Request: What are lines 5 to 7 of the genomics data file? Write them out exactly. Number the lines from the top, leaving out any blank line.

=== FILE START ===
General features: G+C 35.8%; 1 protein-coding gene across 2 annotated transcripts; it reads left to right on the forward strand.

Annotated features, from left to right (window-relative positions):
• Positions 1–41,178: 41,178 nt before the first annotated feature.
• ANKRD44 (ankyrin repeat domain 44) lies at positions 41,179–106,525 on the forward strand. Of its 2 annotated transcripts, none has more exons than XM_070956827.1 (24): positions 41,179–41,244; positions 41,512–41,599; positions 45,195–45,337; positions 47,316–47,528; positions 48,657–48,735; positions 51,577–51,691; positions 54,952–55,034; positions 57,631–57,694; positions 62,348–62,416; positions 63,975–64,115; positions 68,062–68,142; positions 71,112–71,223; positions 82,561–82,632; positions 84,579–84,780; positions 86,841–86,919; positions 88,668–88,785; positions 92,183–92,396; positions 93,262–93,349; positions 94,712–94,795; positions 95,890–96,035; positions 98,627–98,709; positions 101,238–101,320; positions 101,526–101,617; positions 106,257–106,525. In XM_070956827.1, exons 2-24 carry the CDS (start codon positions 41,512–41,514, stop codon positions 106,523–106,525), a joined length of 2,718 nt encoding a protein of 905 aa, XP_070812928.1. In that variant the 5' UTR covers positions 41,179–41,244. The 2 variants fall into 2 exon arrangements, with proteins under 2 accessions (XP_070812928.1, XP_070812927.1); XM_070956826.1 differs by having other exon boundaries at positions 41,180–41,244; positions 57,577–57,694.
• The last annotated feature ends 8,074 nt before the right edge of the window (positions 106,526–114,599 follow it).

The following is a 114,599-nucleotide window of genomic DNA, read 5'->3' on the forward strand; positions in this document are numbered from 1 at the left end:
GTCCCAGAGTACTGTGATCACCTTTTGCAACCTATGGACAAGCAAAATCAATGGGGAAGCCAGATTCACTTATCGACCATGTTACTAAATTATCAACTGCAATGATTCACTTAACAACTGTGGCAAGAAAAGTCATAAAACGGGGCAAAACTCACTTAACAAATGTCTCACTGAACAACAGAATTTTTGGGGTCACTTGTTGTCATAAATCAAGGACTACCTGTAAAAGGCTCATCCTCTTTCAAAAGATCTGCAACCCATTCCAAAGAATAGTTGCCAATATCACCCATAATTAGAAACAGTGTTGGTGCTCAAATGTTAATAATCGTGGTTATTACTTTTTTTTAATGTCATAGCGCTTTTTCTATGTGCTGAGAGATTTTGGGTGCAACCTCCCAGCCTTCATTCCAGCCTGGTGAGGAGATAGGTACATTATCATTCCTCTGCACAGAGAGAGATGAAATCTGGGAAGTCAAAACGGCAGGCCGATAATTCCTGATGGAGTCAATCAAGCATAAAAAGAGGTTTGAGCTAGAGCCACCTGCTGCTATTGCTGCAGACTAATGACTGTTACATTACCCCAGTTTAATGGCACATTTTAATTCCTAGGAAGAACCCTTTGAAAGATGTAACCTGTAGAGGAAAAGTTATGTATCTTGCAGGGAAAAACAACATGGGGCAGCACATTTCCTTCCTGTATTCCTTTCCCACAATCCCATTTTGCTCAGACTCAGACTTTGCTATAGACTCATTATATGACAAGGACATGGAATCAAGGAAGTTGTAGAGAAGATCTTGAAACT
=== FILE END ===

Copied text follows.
• The last annotated feature ends 8,074 nt before the right edge of the window (positions 106,526–114,599 follow it).

The following is a 114,599-nucleotide window of genomic DNA, read 5'->3' on the forward strand; positions in this document are numbered from 1 at the left end:
GTCCCAGAGTACTGTGATCACCTTTTGCAACCTATGGACAAGCAAAATCAATGGGGAAGCCAGATTCACTTATCGACCATGTTACTAAATTATCAACTGCAATGATTCACTTAACAACTGTGGCAAGAAAAGTCATAAAACGGGGCAAAACTCACTTAACAAATGTCTCACTGAACAACAGAATTTTTGGGGTCACTTGTTGTCATAAATCAAGGACTACCTGTAAAAGGCTCATCCTCTTTCAAAAGATCTGCAACCCATTCCAAAGAATAGTTGCCAATATCACCCATAATTAGAAACAGTGTTGGTGCTCAAATGTTAATAATCGTGGTTATTACTTTTTTTTAATGTCATAGCGCTTTTTCTATGTGCTGAGAGATTTTGGGTGCAACCTCCCAGCCTTCATTCCAGCCTGGTGAGGAGATAGGTACATTATCATTCCTCTGCACAGAGAGAGATGAAATCTGGGAAGTCAAAACGGCAGGCCGATAATTCCTGATGGAGTCAATCAAGCATAAAAAGAGGTTTGAGCTAGAGCCACCTGCTGCTATTGCTGCAGACTAATGACTGTTACATTACCCCAGTTTAATGGCACATTTTAATTCCTAGGAAGAACCCTTTGAAAGATGTAACCTGTAGAGGAAAAGTTATGTATCTTGCAGGGAAAAACAACATGGGGCAGCACATTTCCTTCCTGTATTCCTTTCCCACAATCCCATTTTGCTCAGACTCAGACTTTGCTATAGACTCATTATATGACAAGGACATGGAATCAAGGAAGTTGTAGAGAAGATCTTGAAACT